The Connecticut State Legislature passed the Connecticut Revised Uniform Fiduciary Access to Digital Assets Act that took effect on October 1, 2016. The Act allows four types of fiduciaries (executors/administrators, conservators, an agent who has a power of attorney, and a trustee) to exercise authority and control over a person’s digital assets. The definition of digital assets includes: electronic records, emails, social media accounts, digital files, and virtual currency.
Under the law a fiduciary can access or terminate a digital account provided a process is followed in providing the account’s custodian proper notice and proof of authority. The Act does not apply to an employer’s digital assets used by employees in the ordinary course of business. Under certain conditions the user can prevent access to some or all of his/her digital assets, or the court can prohibit access.
The Act requires the fiduciary accessing a digital asset to exercise a duty of care, loyalty and confidentiality. Not later than 60 days after receipt of required information from the fiduciary, the custodian of the digital assets must comply with the request for access. The fiduciary may apply to the court for an order directing a custodian of digital assets to comply.
A person can provide for access to digital assets by including such authority in their Will, Trust, Power of Attorney or Conservator Designation. It is equally important however, that a person collect and preserve vital information to allow your fiduciary to gain access to digital assets.
Some simple rules to follow:
1. Collect and inventory user names, passwords, server codes, websites addresses, and software so all digital assets can be located and accessed;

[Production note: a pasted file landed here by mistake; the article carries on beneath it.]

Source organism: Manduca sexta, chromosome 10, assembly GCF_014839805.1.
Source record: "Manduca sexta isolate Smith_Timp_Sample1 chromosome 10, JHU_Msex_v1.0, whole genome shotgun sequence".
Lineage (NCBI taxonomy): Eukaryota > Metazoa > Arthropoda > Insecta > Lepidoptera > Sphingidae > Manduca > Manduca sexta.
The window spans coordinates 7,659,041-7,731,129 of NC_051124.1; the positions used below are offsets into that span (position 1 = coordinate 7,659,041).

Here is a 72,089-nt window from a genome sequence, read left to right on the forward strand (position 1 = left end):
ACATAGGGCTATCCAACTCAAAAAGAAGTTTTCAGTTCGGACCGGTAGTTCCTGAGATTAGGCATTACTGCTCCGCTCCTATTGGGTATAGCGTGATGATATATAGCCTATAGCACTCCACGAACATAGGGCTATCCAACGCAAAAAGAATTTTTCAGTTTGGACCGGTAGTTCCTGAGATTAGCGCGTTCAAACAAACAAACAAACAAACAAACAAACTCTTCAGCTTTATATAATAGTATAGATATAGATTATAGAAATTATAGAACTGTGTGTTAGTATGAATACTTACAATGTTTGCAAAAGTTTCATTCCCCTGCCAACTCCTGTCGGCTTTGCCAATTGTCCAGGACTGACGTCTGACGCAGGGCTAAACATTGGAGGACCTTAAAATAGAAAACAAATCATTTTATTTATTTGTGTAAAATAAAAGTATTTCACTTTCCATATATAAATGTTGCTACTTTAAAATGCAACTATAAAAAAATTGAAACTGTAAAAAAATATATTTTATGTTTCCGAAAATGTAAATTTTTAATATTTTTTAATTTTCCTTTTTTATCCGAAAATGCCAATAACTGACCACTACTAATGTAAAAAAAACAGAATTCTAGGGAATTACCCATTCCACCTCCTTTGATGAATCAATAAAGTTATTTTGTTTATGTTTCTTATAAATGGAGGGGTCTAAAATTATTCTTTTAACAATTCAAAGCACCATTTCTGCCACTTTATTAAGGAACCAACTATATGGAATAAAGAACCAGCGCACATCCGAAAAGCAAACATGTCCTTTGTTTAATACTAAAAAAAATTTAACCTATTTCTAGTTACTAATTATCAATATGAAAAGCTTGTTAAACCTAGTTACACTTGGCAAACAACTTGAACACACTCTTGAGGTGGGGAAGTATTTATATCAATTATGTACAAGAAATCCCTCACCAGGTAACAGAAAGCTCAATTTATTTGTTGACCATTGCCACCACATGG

2. Identify a designated person who is technologically skilled to assist in finding and accessing your digital assets;
3. Make a list of all important access information for your fiduciary to have so they know how to find and access digital assets. At the same time be sure to protect this information!
4. Leave directions for your fiduciary stating your wishes on what you want him/her to do with your digital assets. Digital assets can include pictures, documents, private information, financial data, and the like.
Many on-line services also have instruction records to provide instructions in case of incompetency, inability or death.
Take time to research the protocols of your digital custodian.
If you would like more information, please contact Attorney David A. Baram (860) 242-2221 or firstname.lastname@example.org. Consulting with an experienced estate planning attorney can be valuable in protecting digital assets and in safeguarding your private digital records.
For more information, please contact Attorney David Baram.